by 'Romany' (1972) they were self producing & had Mike Rickfors as new lead singer....the set has only two original songs (Mike's ballad 'Touch' & Tony and Kenny Lynch song; 'Blue in The Morning') but they picked some great songs to cover

Terry became a much stronger figurehead member (as Nash had been earlier in the sixties ) in the 'Rickfors Hollies' - Terry sang two leads - 'Lizzy & The Rainman' plus the epic Judee Sill song; 'Jesus Was A Crossmaker' (years later featured in the film; 'Elizabethtown')

Mike gave them a more 'west coast' vocal style as Rickfors-Hicks-Sylvester harmonies were more in the CSN ( & Y), Byrds, Eagles, America, Bread, and The Shadows alter ego 'Marvin, Welch & Farrar' idiom of acoustic/electric harmony vocal led folk/rock singer/songwriter styled music...

they cut a batch of acoustic flavoured tracks - 'Blue in The Morning, Magic Woman Touch, Romany, etc...then latterly added some electric rock tracks - 'Slow Down', 'Courage of Your Convictions', and 'Won't You Feel Good That Morning' to balance out the folkier style - the resulting album was a splendid effort mixing electric and acoustic styles with strong harmony vocals....and even a 'Scott Walker' style vocal by Mike on David Ackles song 'Down River' (unusual territory for The Hollies...but so was doing a Judee Sill song)

'Romany' bore a striking gatefold sleeve with a 'autumn/early winter' version of the same 'summer' landscape that featured on 'Distant Light' (both drawn by talented artist Colin Elgie)

maybe IF 'Won't You (we) Feel Good...' or 'Slow Down' had followed up 'The Baby'...plus 'If it Wasn't For The Reason' or their long unissued fine cover of The Eagles classic 'Witchy Woman' had been singles the 'Rickfors Hollies' could have had more hits ...(?)

the massive USA success of Allan's 'Long Cool Woman' - plus 'Long Dark Road' charting stateside too - in 1972 was probably a 'bittersweet' success for both the 'Rickfors Hollies' and Allan Clarke soloist...as neither really capitalised on the USA chart success overall...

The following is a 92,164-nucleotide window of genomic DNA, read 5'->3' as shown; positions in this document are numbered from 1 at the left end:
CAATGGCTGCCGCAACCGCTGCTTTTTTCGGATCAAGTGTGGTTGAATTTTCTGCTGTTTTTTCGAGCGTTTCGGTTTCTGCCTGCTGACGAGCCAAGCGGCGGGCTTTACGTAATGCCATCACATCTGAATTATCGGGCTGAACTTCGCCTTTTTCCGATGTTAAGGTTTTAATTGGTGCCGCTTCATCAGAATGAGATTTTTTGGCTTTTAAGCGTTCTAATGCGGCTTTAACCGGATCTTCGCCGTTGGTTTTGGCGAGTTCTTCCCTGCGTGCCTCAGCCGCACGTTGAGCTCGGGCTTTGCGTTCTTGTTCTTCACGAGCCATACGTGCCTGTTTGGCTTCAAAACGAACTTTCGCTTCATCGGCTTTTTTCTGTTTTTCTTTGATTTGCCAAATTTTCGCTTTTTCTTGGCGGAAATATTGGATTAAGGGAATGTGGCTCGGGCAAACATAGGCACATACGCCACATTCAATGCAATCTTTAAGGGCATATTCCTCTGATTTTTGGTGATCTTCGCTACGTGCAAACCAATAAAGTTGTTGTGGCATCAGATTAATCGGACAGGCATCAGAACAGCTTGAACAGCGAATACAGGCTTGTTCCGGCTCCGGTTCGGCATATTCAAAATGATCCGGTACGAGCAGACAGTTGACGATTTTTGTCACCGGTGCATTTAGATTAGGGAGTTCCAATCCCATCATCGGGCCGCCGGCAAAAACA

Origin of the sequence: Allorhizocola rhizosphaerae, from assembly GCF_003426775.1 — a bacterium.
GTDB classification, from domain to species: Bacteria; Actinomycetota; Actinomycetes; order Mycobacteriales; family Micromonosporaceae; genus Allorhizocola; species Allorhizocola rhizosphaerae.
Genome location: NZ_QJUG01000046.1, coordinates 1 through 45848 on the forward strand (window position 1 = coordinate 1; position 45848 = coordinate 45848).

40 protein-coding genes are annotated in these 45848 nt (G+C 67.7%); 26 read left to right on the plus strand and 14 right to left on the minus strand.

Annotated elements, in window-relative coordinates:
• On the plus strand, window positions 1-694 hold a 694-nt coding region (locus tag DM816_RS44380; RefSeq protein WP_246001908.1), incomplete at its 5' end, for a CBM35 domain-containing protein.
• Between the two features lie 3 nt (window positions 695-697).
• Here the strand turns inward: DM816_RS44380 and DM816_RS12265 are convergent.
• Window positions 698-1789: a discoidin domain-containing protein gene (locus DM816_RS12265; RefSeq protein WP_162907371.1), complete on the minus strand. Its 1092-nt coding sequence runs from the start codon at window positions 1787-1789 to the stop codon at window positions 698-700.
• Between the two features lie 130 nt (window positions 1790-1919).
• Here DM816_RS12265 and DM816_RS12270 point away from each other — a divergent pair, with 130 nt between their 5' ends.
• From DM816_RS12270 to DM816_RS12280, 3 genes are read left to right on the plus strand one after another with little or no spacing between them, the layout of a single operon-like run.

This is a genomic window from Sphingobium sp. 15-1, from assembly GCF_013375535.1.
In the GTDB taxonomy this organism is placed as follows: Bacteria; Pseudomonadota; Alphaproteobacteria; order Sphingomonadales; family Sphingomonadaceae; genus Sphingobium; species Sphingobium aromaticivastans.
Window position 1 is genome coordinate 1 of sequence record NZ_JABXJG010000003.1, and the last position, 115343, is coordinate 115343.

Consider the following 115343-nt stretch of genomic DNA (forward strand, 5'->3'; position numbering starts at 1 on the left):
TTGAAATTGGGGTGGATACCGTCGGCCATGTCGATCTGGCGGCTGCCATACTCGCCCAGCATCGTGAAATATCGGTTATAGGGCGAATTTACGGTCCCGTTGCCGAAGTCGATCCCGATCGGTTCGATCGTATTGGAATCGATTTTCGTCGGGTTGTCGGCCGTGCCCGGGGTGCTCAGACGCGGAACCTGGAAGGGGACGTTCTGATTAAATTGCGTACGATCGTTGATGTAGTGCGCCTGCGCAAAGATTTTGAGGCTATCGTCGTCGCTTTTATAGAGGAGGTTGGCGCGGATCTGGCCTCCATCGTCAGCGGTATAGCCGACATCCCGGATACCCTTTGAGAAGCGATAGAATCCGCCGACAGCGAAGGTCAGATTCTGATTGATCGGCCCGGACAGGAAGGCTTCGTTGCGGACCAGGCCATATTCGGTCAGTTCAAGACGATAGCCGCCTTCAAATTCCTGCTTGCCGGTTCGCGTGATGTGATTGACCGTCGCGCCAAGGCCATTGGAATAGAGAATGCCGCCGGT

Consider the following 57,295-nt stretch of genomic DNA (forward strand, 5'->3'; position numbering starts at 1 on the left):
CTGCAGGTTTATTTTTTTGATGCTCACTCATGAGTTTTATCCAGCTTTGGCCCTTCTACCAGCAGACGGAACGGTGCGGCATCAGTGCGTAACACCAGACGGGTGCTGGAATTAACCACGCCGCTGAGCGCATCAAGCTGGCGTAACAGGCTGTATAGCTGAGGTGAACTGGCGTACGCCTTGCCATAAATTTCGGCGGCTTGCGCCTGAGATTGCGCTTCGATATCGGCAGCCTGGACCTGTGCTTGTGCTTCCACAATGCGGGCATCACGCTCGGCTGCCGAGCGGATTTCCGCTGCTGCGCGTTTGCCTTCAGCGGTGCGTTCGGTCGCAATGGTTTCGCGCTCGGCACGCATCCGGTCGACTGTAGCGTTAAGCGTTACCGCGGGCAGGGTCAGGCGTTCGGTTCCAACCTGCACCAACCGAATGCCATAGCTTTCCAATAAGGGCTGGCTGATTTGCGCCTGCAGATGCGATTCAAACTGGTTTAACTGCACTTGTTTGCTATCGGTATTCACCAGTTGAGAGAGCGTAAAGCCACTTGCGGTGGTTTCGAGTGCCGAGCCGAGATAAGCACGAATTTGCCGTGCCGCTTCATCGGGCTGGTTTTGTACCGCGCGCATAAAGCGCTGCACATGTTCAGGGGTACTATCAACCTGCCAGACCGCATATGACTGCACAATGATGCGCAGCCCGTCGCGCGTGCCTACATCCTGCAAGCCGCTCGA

the unexpected chart success of two 'Clarke led Hollies' songs in the USA in 1972 while Allan was out of the group proved something of an albatross around the necks of the 'Rickfors Hollies' having got an American tour as a result...
as Terry said:
'the Americans wanted (expected) Allan and we just didn't sound like that anymore...'

Their official new single; 'Magic Woman Touch' was a lovely song, but perhaps not quite distinctive enough to be a UK or USA hit...? (a problem the band would have time & time again after 'The Air That I Breathe') - thus the current 'Rickfors' version of The Hollies music was being overshadowed by the 1971 'Clarke led' version...


The new album; 'Romany' sadly er 'sank like a stone...' in the UK failing to chart (the UK music press reviews were savage - some unpleasant music press writers who might have been 'miffed' the band had defied some earlier confident music press predictions that The Hollies would fade immediately once Nash left, perhaps took the oppertunity to gleefully critically 'bash them' now they were minus Allan Clarke - 'Allan Clarke RIGHT to leave Hollies...!' was one such unfair & incorrect music press review headline ) - the album scraped into the USA album charts however on the back of the American tour and the two 'Clarke Hollies' USA hits...

'Russian Roulette' (1976) often gets 'bashed' by some too vocal so called 'fans' online - but it was a pretty decent all original album - it was a 'mixed bag' style wise - a few strong rockin' tracks (Louise, 48 Hour Parole, Russian Roulette, etc) some superior pop songs (Thanks For The Memories, My Love, Be With You, Daddy Don't Mind, etc), the odd 'disco-ish' number (Draggin' My Heels, Lady of The Night, Wiggle That Wotsit,) made for a 'workmanlike' album (that is not a criticism) with fine playing - notably some excellent Hicks guitarwork and powering Elliott drumming - great lead vocals, and strong tight vocal harmonies - Bobby Elliott was once quoted as saying it was one of his personal favorite seventies Hollies albums.

- again it got poor reviews in the, by then, openly hostile UK music press (some downright inaccurate ones too !) but IS a perfectly decent mid seventies Hollies studio album that is VERY badly underrated, especially by some 'online folk' who seem to think they speak for everyone...!

judge for yourselves...!
PostPosted:Sun Mar 09, 2014 17:00 pm
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IrelandCalling Post subject: Hollies



Joined: 23 Oct 2013
Posts: 22
Location: Ireland

Thanks very much for that in-depth look Gee; covering 'Sings Hollies', 'Romany', 'Russian Roulette'.

I would agree the music press went against them, there are a lot of very withering reviews online concerning the post-Nash Hollies, but also a lot of good ones; Amazon for example (especially U.S. Amazon) seem to praise the albums.

I think some of their finest albums were the post Nash works, though the 60s albums for the most part are absolutely terrific - which is why from last summer to now I've been going hog-wild for more Hollies product^^